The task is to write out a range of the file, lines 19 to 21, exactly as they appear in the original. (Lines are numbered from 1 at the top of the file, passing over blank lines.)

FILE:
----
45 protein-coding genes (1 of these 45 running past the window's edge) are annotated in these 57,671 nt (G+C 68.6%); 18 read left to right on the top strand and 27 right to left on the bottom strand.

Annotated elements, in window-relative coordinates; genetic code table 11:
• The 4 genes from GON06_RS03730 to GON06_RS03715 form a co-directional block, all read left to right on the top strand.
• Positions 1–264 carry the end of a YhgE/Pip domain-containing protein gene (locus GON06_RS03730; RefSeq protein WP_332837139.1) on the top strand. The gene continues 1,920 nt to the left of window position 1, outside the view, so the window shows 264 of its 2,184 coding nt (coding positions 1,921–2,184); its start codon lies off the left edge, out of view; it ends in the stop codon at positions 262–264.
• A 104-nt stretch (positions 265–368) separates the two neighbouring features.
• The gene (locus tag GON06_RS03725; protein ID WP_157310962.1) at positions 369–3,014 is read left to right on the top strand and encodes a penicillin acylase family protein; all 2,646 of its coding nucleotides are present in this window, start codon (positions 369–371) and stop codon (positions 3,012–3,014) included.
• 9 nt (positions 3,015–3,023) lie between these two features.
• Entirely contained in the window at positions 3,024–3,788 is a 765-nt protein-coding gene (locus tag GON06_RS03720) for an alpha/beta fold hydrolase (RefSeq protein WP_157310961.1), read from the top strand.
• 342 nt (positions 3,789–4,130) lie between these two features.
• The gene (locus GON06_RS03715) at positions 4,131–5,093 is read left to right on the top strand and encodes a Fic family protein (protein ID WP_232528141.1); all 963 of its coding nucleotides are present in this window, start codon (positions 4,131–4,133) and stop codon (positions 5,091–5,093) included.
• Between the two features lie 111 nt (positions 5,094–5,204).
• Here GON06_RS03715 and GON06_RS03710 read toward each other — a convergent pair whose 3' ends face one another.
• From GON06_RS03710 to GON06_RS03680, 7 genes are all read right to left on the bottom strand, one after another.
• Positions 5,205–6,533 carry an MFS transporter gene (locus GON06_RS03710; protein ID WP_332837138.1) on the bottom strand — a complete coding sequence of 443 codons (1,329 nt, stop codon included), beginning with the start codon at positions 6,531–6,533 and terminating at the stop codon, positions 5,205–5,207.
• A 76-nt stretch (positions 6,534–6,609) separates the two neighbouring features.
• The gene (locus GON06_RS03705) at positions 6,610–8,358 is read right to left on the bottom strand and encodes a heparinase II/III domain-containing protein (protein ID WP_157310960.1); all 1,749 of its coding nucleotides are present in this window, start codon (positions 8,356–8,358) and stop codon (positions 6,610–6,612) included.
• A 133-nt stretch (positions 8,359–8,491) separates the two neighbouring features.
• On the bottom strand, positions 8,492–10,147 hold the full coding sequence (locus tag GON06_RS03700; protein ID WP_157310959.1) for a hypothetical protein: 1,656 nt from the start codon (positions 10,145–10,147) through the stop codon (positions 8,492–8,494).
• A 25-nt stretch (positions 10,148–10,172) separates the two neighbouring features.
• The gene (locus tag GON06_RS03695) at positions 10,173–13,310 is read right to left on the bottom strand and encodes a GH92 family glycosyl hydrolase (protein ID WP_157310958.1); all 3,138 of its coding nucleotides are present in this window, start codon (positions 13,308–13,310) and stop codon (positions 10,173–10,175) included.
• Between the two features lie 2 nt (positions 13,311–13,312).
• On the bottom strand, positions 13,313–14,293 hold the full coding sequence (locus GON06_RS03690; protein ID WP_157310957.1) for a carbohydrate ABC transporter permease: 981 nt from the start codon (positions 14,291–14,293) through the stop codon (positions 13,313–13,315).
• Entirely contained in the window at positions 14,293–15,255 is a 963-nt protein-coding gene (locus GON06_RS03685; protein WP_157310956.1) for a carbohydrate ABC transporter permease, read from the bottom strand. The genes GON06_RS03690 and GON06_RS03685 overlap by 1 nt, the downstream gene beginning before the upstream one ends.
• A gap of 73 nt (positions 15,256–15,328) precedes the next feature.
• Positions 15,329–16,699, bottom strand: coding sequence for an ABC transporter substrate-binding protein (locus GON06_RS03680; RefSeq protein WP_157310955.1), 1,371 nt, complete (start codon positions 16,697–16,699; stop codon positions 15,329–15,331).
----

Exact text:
• A 25-nt stretch (positions 10,148–10,172) separates the two neighbouring features.
• The gene (locus tag GON06_RS03695) at positions 10,173–13,310 is read right to left on the bottom strand and encodes a GH92 family glycosyl hydrolase (protein ID WP_157310958.1); all 3,138 of its coding nucleotides are present in this window, start codon (positions 13,308–13,310) and stop codon (positions 10,173–10,175) included.
• Between the two features lie 2 nt (positions 13,311–13,312).